Breaking The Tape Sharply

Hey, there!

I often give an adjustment to my clients and students that asks them to take the copy again, but this time, break the tape sharply.


Here’s what I mean by that.

The tape I’m referring to is the finish line of a foot race.

Long before there was laser guided finish lines and digital timers. someone would stretch an actual ribbon of paper tape across the finish line, and the winner of the race would break the tape as they crossed the line.

Breaking that tape sharply, with gusto, is what the track coach wants. He doesn’t want you to coast across the finish line. When I ran track, if you ever made that mistake, you did laps. He wanted you to go for it – to keep your momentum all the way through the end of the race and beyond. I once got a great piece of advice on this: run the 100 as though it was a 220 – you’ll never be caught napping at the very end of the race.

So what does all this have to do with VO?

It’s actually a metaphor you can use for all your projects in life – do what you need to do to maintain your energy all the way through to the completion of any project. There’s nothing like getting things almost done and dropping the ball to ruin your confidence and waste everyone’s time.

And, in particular, when voicing a piece of copy, breaking the tape sharply means keeping character, intention and energy all the way through to the end of your performance.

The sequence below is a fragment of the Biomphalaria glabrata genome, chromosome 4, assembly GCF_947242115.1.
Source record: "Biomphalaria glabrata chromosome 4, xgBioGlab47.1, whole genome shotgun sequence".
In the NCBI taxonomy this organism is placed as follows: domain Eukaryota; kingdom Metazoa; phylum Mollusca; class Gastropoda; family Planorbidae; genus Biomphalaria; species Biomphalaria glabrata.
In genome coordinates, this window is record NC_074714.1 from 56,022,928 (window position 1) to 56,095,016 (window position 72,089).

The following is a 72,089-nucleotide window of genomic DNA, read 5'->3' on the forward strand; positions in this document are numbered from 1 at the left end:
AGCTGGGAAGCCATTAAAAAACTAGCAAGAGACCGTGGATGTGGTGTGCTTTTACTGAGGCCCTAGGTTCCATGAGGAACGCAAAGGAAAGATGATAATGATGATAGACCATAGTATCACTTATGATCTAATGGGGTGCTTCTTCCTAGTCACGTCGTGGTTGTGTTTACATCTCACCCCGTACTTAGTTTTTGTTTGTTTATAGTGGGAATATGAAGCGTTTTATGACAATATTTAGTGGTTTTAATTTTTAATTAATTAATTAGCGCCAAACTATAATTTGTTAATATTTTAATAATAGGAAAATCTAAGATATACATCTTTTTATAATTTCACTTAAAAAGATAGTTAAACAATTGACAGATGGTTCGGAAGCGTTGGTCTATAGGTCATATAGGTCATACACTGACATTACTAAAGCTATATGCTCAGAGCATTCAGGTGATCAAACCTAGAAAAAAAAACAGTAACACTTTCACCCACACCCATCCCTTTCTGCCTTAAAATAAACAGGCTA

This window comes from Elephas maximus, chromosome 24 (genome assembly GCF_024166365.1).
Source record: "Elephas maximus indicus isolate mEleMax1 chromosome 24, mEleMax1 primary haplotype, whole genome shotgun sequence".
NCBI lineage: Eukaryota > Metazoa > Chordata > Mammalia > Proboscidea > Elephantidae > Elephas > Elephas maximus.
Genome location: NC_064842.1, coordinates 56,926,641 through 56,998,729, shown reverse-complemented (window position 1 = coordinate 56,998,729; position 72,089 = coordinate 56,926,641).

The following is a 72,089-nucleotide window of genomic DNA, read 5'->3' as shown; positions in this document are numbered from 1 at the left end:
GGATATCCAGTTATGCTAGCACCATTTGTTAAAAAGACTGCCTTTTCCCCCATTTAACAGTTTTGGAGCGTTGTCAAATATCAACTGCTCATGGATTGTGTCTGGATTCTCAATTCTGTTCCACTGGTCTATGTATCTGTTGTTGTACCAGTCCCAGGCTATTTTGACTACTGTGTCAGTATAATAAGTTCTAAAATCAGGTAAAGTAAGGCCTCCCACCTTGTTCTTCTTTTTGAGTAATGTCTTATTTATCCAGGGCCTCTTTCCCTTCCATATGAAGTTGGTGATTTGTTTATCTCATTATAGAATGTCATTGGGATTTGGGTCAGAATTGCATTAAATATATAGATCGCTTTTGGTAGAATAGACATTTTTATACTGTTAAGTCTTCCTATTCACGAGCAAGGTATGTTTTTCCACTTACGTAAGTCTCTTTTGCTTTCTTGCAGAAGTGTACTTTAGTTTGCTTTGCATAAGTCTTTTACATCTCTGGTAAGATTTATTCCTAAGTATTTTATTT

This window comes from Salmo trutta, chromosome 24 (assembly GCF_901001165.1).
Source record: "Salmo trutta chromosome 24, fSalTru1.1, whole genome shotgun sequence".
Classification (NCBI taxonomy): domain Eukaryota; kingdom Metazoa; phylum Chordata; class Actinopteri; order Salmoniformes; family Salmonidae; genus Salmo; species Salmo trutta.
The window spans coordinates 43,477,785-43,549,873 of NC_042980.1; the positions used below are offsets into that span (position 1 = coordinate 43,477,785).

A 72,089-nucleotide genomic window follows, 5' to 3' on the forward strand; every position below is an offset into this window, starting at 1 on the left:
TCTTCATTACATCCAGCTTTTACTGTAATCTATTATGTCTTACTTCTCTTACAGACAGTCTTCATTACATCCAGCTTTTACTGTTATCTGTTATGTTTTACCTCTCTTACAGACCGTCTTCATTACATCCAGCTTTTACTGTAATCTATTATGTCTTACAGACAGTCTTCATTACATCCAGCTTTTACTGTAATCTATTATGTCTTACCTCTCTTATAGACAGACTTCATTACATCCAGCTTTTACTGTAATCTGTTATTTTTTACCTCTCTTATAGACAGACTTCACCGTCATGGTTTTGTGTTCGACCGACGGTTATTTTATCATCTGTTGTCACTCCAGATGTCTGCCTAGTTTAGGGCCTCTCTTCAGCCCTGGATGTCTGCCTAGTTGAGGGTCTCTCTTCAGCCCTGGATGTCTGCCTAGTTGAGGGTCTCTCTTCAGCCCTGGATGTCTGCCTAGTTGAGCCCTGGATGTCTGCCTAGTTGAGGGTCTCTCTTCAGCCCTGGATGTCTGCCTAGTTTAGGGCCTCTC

Don’t get happy with yourself that you did the most of the spot well, or pronounced that one tricky word correctly, or got that turn of a phrase perfect, and then kind of tail off at the end, dropping your energy and your pitch. Music often is rising at the end of a spot, you’re going to be overlapped with some other commercial – don’t let your words be lost.

And it’s critical to make sure that if the brand name, product name or positioning statement concludes the spot, that you say it with the energy it deserves, and that it’s not just an afterthought. End with a flourish on an over-the-top read, a wistful ending on an aspirational spot, a final exclamation that lets the listener taste the cheese on that burger you’re talking about in the copy.

Don’t let your energy flag at the very last moment.

Seal the deal. Break the tape sharply. Then you can relax.

Hope this helps.



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